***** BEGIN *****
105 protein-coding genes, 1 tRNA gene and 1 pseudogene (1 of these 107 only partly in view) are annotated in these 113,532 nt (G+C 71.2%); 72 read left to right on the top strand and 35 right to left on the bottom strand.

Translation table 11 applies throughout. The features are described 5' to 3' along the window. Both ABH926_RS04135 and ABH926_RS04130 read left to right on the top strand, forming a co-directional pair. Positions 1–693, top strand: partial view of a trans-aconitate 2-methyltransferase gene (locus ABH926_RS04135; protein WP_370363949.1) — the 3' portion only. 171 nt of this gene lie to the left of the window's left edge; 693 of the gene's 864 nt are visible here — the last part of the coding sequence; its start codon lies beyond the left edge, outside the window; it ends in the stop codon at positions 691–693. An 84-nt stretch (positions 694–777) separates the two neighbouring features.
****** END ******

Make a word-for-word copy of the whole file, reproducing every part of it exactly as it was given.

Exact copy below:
105 protein-coding genes, 1 tRNA gene and 1 pseudogene (1 of these 107 only partly in view) are annotated in these 113,532 nt (G+C 71.2%); 72 read left to right on the top strand and 35 right to left on the bottom strand.

Translation table 11 applies throughout. The features are described 5' to 3' along the window. Both ABH926_RS04135 and ABH926_RS04130 read left to right on the top strand, forming a co-directional pair. Positions 1–693, top strand: partial view of a trans-aconitate 2-methyltransferase gene (locus ABH926_RS04135; protein WP_370363949.1) — the 3' portion only. 171 nt of this gene lie to the left of the window's left edge; 693 of the gene's 864 nt are visible here — the last part of the coding sequence; its start codon lies beyond the left edge, outside the window; it ends in the stop codon at positions 691–693. An 84-nt stretch (positions 694–777) separates the two neighbouring features.